Who owns the clones?

A scientist sues the University of Hawaii for the rights to his research.

By Alex Salkever
Published August 16, 1999 8:00PM (UTC)
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In July 1998, the world's scientists were stunned at an announcement from the University of Hawaii. As flashbulbs popped and reporters scribbled at a press conference in New York, Ryuzo Yanagimachi, eminent professor of anatomy and reproductive biology, announced that his three-man team had replicated successive generations of a cuddly black mouse named Cumulina.

The implications of their announcement were enormous. Unlike the Scottish researchers who cloned Dolly the lamb but had been unable to repeat their feat, the UH team had cloned dozens of mice that were verifiably genetically identical. Until the breakthrough, cloning in mammals and other higher organisms had been unreliable to the point of being nearly random despite numerous past attempts by top-flight researchers and a few unverified claims of success.


The breakthrough garnered major coverage from virtually every news organization. Biological duplication vaulted from the realm of science fiction into the realm of hard fact. Possibilities ranging from growing human organs to restoring extinct animals as in "Jurassic Park" were touted. The three members of the team -- Yanagimachi, Anthony Perry and Teruhiko Wakayama -- attained a rarified level of academic superstardom.

A year later the trio continues its magical science tour. All three are hot properties on the science conference circuit and the two younger members, Perry and Wakayama, have been bombarded with lucrative job offers from other schools.

But on July 27 Perry sued the University of Hawaii over intellectual property rights to genetic manipulation techniques related to their cloning breakthrough. Perry claims he owns the patent rights to some of these procedures, which could be worth millions of dollars in the private sector. The university says anything that happens in UH laboratories is theirs and that Perry was well aware of this.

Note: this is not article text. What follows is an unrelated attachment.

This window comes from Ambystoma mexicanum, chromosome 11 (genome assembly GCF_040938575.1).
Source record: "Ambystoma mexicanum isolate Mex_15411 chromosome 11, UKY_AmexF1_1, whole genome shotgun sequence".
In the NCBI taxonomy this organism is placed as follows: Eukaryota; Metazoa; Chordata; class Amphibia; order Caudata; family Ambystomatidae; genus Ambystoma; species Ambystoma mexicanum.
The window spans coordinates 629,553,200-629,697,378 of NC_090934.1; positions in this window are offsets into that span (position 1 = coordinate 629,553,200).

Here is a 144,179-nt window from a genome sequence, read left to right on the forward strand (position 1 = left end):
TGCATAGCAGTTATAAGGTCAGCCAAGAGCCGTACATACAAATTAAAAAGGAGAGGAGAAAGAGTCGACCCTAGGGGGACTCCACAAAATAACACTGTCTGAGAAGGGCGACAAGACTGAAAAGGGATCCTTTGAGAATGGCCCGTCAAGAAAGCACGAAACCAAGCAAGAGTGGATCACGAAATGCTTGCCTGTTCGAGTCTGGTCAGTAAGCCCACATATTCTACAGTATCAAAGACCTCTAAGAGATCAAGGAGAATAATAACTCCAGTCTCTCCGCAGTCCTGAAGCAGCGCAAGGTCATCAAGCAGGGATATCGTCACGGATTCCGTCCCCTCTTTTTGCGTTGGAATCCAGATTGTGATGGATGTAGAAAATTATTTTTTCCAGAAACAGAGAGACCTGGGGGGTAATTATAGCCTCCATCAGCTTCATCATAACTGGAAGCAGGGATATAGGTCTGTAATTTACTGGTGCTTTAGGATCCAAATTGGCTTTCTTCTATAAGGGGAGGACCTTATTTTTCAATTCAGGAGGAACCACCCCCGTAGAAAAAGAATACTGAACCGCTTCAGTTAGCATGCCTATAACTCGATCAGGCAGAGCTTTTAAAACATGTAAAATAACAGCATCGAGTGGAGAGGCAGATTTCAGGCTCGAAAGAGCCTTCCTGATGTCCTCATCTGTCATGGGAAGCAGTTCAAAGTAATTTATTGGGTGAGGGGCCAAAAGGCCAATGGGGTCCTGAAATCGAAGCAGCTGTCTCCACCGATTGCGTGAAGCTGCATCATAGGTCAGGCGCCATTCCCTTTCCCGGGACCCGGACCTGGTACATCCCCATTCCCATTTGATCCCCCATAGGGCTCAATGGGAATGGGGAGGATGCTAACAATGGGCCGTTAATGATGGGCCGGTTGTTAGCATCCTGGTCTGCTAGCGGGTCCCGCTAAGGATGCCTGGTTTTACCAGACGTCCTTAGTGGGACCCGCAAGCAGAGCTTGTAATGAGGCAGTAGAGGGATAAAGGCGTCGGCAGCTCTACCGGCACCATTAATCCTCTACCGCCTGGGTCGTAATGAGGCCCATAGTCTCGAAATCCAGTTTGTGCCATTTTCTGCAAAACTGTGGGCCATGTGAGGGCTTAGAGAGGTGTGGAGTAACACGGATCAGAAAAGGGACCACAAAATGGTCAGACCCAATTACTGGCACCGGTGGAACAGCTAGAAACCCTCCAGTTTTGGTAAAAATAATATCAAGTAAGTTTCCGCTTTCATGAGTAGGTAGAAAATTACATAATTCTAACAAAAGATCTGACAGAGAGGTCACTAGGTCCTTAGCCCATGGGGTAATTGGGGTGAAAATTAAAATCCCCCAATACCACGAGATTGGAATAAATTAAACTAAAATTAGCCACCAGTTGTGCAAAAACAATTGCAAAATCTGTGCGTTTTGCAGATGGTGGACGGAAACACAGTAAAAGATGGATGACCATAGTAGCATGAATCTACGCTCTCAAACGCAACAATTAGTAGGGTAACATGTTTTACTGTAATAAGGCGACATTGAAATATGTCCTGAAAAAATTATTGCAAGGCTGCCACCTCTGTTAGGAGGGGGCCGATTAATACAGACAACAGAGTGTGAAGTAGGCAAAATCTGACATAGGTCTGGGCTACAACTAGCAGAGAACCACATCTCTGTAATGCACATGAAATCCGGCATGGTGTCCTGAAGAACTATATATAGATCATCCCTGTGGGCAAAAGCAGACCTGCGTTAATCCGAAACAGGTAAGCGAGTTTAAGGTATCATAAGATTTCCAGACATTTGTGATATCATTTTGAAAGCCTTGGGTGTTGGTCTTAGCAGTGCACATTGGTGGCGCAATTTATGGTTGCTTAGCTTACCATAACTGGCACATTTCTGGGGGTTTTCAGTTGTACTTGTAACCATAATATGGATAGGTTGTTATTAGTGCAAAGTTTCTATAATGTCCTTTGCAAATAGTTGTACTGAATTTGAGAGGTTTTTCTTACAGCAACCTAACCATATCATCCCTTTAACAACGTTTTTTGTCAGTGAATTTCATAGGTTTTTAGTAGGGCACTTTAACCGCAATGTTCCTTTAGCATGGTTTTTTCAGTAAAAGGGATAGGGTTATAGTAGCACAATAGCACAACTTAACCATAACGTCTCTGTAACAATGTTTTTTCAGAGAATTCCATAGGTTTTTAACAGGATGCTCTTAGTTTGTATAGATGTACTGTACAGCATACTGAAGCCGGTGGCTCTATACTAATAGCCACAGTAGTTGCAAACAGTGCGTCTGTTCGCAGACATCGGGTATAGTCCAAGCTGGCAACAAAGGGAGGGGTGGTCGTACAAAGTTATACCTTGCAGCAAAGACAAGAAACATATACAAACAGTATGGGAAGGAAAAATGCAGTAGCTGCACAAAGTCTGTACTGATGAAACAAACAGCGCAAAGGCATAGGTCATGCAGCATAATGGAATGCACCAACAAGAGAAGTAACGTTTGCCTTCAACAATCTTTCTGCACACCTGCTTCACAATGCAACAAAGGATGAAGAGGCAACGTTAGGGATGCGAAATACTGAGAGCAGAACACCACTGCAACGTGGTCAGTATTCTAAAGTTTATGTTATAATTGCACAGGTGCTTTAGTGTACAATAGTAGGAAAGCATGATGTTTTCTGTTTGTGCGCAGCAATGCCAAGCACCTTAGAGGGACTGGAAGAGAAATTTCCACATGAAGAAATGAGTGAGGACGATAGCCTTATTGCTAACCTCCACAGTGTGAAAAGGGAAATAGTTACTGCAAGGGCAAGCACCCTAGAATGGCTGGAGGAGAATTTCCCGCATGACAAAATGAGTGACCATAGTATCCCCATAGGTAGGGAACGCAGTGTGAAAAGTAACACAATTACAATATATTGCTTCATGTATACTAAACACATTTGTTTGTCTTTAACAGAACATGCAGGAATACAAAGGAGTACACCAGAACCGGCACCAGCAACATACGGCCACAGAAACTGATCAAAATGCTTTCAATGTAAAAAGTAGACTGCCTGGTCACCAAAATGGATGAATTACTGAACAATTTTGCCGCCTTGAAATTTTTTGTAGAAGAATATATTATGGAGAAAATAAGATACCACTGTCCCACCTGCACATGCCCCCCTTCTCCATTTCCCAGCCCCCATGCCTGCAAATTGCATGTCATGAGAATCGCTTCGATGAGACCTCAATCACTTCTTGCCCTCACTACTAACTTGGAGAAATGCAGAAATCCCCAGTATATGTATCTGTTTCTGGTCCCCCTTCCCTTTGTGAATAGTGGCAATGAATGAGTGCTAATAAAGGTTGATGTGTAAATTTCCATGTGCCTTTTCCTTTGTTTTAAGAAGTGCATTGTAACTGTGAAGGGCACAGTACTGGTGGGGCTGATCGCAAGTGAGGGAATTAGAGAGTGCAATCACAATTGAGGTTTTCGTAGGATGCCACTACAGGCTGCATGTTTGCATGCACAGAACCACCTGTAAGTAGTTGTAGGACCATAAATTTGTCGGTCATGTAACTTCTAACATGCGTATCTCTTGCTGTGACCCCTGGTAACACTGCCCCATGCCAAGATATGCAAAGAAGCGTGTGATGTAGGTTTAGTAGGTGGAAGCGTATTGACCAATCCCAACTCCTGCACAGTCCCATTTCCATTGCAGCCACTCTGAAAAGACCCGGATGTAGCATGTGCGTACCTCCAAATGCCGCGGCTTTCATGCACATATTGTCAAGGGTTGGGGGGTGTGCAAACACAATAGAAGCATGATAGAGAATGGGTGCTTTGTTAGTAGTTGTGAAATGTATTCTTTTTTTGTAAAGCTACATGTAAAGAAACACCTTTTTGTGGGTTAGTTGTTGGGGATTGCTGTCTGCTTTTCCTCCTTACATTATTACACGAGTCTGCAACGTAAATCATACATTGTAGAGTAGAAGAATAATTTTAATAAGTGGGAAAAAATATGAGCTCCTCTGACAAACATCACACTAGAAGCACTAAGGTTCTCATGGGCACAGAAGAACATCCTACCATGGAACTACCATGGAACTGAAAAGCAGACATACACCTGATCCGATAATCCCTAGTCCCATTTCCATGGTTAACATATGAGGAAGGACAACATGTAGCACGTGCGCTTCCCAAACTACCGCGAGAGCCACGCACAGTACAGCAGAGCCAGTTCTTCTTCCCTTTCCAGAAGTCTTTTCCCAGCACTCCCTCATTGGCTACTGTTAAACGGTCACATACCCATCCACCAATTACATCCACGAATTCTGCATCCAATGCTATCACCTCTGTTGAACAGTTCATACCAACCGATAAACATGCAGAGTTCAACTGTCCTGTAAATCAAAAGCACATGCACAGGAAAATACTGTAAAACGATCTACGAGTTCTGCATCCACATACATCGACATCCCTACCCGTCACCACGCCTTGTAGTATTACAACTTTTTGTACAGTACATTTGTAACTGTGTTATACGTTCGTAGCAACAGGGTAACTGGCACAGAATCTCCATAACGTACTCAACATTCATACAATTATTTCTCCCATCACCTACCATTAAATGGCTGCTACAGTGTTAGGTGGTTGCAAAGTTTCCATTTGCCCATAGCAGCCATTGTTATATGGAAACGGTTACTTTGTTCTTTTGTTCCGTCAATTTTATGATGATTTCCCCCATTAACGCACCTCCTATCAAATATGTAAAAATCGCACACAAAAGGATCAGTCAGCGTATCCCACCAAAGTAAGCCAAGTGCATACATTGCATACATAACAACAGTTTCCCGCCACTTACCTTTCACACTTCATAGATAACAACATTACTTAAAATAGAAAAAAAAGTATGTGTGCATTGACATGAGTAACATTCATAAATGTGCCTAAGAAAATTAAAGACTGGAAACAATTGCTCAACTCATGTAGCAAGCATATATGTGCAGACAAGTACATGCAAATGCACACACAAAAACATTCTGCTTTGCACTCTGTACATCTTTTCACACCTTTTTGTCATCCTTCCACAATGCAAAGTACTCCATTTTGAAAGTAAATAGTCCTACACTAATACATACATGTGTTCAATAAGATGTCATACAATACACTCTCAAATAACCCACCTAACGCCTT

The case is one of a handful of recent high-profile disputes over who owns the creative energies of the best brains in science. In an era when, more than ever before, a single good idea can be worth many millions of dollars, when researchers float from one lab to another on visiting fellowships and the traditional tenure relationships in academia are increasingly tenuous, ownership of intellectual property is a hot topic indeed. "The university claims because you are sitting in a building, anything you think about while you are in this building belongs to them," explains Perry's lawyer, Jeffrey Harris. "They are saying, 'I own your mind.' We are saying we don't think that's true."

The saga of Tony Perry, then a graduate student and aspiring musician, began in 1996 when the young Brit applied for a research position in Yanagimachi's laboratory at the UH medical school. That October, Perry hung up his saxophone, quit his band and left the British Isles for paradise. Yanagimachi's lab provided him a rare opportunity. The Japanese researcher, long ensconced in Hawaii, is a formidable expert in reproductive sciences. As it turned out, Perry would also be working with Wakayama, another Japanese researcher widely considered to have one of the most brilliant young minds in the field.